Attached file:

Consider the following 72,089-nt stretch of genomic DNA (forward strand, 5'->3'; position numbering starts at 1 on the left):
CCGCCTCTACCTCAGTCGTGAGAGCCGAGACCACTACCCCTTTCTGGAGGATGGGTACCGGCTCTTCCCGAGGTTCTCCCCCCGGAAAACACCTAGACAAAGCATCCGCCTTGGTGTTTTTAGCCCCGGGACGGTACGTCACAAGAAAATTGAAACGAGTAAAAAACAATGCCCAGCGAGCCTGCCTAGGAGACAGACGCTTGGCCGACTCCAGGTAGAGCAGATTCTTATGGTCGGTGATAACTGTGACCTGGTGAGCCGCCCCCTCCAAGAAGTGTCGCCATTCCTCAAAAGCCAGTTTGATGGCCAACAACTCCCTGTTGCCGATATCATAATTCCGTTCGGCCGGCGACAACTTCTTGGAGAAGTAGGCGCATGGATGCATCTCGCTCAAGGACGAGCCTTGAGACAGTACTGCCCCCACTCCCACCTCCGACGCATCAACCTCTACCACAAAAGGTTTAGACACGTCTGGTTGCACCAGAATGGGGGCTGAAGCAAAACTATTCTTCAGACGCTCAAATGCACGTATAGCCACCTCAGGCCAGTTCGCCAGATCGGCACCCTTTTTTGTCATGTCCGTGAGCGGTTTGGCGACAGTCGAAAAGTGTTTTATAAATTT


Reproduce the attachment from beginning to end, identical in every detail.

Consider the following 72,089-nt stretch of genomic DNA (forward strand, 5'->3'; position numbering starts at 1 on the left):
CCGCCTCTACCTCAGTCGTGAGAGCCGAGACCACTACCCCTTTCTGGAGGATGGGTACCGGCTCTTCCCGAGGTTCTCCCCCCGGAAAACACCTAGACAAAGCATCCGCCTTGGTGTTTTTAGCCCCGGGACGGTACGTCACAAGAAAATTGAAACGAGTAAAAAACAATGCCCAGCGAGCCTGCCTAGGAGACAGACGCTTGGCCGACTCCAGGTAGAGCAGATTCTTATGGTCGGTGATAACTGTGACCTGGTGAGCCGCCCCCTCCAAGAAGTGTCGCCATTCCTCAAAAGCCAGTTTGATGGCCAACAACTCCCTGTTGCCGATATCATAATTCCGTTCGGCCGGCGACAACTTCTTGGAGAAGTAGGCGCATGGATGCATCTCGCTCAAGGACGAGCCTTGAGACAGTACTGCCCCCACTCCCACCTCCGACGCATCAACCTCTACCACAAAAGGTTTAGACACGTCTGGTTGCACCAGAATGGGGGCTGAAGCAAAACTATTCTTCAGACGCTCAAATGCACGTATAGCCACCTCAGGCCAGTTCGCCAGATCGGCACCCTTTTTTGTCATGTCCGTGAGCGGTTTGGCGACAGTCGAAAAGTGTTTTATAAATTT